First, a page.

Ne1L C Yorkshire Look North (Yorkshire)
If ITV were to regionalise once again, I would very much doubt that each region would end up with its own studio complexes once again. Yes, I sure do miss being on holiday in Whitley bay, and walking just up off the quayside in Newcastle, and seeing the Tyne Tees Studios on City Road. The same that the Southern/TVS/Meridian complex at Southampton is no longer there, or for that matter Derrys Cross in Plymouth (due to be a housing scheme, which I think should be called Westward Court), but even if we did have a proper regional ITv structure again, the fact that there is so little in terms of regional variations, and also the fact that a lot of the peak programming is now dominated by stuff being shown five days a week, means it'll never be the ITV of the 1980s.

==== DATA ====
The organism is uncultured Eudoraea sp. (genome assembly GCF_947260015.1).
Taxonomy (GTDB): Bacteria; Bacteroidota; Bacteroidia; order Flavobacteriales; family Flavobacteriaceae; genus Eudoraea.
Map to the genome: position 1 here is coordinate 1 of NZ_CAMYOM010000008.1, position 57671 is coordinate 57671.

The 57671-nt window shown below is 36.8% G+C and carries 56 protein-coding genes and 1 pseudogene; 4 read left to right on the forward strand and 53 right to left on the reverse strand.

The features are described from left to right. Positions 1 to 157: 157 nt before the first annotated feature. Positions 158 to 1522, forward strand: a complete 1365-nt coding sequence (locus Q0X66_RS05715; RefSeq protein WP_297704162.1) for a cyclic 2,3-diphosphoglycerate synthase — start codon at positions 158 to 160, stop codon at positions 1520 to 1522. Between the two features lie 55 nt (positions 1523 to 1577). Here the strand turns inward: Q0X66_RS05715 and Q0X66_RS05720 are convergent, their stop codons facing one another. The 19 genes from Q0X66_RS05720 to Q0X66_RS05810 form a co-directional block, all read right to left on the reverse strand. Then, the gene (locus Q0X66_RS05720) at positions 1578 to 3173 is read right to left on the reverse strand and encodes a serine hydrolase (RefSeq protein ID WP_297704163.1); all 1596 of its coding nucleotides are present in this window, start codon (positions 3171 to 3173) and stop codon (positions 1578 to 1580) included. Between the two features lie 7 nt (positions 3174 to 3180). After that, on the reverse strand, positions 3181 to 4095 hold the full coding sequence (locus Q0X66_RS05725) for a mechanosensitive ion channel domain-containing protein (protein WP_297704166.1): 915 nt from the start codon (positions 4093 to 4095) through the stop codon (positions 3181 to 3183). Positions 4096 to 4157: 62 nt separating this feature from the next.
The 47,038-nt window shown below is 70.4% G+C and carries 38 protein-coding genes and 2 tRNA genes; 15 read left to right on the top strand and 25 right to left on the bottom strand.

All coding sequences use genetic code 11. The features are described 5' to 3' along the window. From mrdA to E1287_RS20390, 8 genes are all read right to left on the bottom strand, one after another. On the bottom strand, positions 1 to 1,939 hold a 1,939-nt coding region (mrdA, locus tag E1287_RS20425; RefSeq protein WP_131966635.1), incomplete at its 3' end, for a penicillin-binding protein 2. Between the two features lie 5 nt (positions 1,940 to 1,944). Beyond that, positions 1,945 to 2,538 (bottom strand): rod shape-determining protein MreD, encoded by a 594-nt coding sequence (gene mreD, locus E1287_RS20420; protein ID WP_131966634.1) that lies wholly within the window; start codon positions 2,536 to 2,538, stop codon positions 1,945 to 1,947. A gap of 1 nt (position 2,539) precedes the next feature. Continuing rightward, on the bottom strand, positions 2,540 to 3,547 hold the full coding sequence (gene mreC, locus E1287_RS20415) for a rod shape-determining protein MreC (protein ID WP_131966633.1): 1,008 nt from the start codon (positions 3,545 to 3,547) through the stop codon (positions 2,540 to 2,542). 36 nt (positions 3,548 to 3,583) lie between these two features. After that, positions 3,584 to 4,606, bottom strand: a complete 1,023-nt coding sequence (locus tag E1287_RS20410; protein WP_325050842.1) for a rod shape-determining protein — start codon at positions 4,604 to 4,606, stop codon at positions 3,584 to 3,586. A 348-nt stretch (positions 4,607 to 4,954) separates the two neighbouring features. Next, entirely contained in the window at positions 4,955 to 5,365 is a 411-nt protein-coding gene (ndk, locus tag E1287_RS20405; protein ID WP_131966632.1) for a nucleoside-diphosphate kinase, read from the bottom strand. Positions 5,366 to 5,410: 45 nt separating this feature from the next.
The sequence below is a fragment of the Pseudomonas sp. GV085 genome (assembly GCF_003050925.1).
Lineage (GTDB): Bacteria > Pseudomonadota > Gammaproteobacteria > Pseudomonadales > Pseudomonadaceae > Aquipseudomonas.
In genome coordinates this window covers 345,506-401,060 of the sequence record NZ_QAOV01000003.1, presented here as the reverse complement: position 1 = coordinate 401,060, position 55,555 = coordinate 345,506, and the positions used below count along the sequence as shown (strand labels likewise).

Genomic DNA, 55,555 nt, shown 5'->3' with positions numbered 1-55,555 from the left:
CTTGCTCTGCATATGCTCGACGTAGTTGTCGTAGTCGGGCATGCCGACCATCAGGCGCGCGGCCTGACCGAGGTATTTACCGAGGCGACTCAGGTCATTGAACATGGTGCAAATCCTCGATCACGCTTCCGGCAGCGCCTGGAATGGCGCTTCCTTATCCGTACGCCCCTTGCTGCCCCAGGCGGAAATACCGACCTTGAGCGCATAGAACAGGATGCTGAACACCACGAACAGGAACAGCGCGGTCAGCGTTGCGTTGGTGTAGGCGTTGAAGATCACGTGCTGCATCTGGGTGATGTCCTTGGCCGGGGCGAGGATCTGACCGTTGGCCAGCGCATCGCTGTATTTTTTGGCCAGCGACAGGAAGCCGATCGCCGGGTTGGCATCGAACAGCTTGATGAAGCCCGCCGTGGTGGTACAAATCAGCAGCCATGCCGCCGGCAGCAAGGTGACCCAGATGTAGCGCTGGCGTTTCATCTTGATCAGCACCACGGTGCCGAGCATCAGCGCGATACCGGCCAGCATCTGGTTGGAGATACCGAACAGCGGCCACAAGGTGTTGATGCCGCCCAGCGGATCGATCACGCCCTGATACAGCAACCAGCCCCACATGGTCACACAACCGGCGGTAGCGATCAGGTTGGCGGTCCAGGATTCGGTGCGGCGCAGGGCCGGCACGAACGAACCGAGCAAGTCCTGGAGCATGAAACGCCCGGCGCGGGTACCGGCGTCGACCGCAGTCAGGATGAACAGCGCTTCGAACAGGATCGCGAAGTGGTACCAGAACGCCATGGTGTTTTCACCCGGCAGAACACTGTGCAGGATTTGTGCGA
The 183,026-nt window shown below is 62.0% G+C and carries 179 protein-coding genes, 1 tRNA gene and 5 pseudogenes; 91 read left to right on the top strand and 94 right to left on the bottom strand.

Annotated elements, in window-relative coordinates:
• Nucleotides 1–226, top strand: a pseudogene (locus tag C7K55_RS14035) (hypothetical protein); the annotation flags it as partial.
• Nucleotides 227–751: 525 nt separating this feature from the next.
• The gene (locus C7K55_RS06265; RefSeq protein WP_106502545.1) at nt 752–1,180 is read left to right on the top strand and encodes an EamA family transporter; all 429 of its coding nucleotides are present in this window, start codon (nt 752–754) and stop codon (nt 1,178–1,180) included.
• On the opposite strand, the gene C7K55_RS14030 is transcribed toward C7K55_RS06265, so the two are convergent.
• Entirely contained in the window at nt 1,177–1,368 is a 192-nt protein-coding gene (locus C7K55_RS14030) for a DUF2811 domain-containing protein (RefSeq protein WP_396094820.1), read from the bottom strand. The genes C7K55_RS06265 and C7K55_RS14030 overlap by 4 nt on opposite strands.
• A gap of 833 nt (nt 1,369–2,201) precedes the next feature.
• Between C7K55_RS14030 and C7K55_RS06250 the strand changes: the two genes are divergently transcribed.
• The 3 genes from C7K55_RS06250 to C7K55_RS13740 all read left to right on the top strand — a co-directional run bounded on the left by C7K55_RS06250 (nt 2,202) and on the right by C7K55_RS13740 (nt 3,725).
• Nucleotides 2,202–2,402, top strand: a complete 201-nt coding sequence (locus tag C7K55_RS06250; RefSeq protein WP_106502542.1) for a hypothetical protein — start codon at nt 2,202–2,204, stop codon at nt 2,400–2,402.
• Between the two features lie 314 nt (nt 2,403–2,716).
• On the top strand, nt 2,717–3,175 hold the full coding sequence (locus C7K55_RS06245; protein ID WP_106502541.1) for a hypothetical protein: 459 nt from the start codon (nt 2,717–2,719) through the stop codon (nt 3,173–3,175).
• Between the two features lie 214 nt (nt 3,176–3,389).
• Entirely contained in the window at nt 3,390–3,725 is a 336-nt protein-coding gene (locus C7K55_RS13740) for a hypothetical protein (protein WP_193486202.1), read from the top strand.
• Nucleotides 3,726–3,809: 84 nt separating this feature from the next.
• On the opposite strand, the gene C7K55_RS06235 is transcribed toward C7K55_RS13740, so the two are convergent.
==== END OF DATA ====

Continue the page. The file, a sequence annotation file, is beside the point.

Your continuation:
As I said many posts ago there are still a lot of long memories of old ITV and a lot of wistful thinking. Those days are long gone and as much as many want the "good old days" to return the cold hard fact is that ITV is now as "national" as it can be and is keeping its threadbare PSB commitments to keep their hands on the high EPG positions they hold. Sad but true.


You make very good points Neil. The only way that we could ever return to the ITV of the 1980s, is if a lot of content was freshly made for ITV2-4, regional variations on ITV were increased, and if the likes of the soaps were reduced to perhaps twice a week each. Given the latter bring in viewers, and thus advertising, and given a percentage of stuff has to be made by outside companies, we'll not have the ITV of the 1980s. Yes, it was great while we had it, but ITV changed. It changed, not just because of the 1991 franchise auction, nor the ownership changes, but what viewers were wanting changed.